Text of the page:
Miami-Based Burger King Launches Low-Cal French Fries
MIAMI (CBSMiami/AP) — Move over burger wars. It’s now time for French fries to face off as Miami-based Burger King launches its new low-calorie French fries Tuesday.
The fast food chain says it’s “Satisfries” have about 30-percent less fat and 20-percent fewer calories than its regular fries.
Burger King also says the crinkle-cut french fries have 40-percent less fat than market leader McDonald’s and 30-percent fewer calories.
Burger King says a small order of the new “Satisfries” is 270 calories because the new batter doesn’t absorb as much oil. Regular fries are 340 calories.
The low-cal, low-fat fries will cost about 20 to 30 cents more per serving, except in kids meals, where there will be no price difference
Burger King executives say people won’t be able to tell that Satisfries are lower in calories. It says they use exactly the same ingredients as its regular fries — potatoes, oil and batter. To keep kitchen operations simple, they’re even made in the same fryers and cooked for the same amount of time as regular fries.
The difference, Burger King says, is that it adjusts the proportions of different ingredients for the batter to block out more oil. The company declined to be more specific. Another difference, the crinkle-cut shape, is in part so workers will be able to easily distinguish them from the regular fries when they’re deep frying them together.
“You need to make things as simple as possible,” says Eric Hirschhorn, Burger King’s chief marketing officer.
As per capita consumption of french fries has declined over the years, frozen potato suppliers have been working on ways to reduce fat and calories in french fries, said Maureen Storey, president and CEO of the Alliance for Potato Research & Education, an industry group.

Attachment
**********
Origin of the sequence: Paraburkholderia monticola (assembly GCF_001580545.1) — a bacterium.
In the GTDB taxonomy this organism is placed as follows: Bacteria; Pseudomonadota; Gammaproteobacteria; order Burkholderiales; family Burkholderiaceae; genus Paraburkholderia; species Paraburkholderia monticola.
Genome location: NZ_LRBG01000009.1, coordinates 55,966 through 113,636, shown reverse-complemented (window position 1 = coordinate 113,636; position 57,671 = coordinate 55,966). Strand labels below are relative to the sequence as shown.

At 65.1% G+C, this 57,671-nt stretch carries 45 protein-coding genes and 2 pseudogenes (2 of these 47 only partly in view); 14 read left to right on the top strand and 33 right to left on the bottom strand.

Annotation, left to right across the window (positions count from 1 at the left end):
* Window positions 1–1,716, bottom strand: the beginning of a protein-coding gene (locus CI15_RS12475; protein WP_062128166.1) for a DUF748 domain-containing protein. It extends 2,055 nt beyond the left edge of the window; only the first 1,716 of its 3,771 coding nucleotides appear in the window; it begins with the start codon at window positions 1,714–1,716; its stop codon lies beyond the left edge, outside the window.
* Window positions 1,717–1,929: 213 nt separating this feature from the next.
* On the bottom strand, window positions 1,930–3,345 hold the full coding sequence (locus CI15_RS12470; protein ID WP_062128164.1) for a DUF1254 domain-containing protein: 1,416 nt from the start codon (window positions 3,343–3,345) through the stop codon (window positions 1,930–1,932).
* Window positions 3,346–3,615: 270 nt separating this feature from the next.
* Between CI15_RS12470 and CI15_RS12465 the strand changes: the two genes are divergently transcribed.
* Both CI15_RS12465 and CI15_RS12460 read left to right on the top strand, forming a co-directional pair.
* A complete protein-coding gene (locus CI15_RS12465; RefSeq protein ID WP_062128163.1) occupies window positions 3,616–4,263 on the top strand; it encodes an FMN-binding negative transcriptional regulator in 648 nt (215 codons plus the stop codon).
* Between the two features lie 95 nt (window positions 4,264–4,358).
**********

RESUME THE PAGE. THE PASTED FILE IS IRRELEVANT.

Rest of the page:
“It’s actually not an easy thing to do to because consumers want the same taste and the same texture,” she said.
Alex Macedo, head of North American operations at Burger King, said the chain worked with one of its potato suppliers, McCain Foods, to develop the lower-calorie fries. He said McCain can’t sell the fries to other fast-food clients and that different suppliers might have a tough time imitating them.
Burger King took great pains keep the launch of Satisfries under wraps. Last week, reporters were invited to preview a “top secret new product” at a New York City hotel, where they were asked to sign non-disclosure agreements. Attendees were each served a carton of the fries on a plate that looked and tasted like any other fries, even leaving the familiar grease stains in their paper cartons.
Burger King led off its presentation by comparing the fries to the “leading french fries,” which are made by rival McDonald’s. On a pound-for-pound basis, executives noted that the new fries have 30 percent fewer calories than those served at the Golden Arches.
The comparison to McDonald’s may prove to be confusing for some, since fast-food chains each have their own definitions of what qualifies as a small, medium or large.
A small serving at McDonald’s, for example, weighs considerably less than a small order at Burger King. As a result, a small order of McDonald’s fries has 230 calories — which is still less than the 270 calories for a small serving of Burger King’s Satisfries. A “value” order of Satisfries at Burger King — which is closer in weight to the small size at McDonald’s — has 190 calories.
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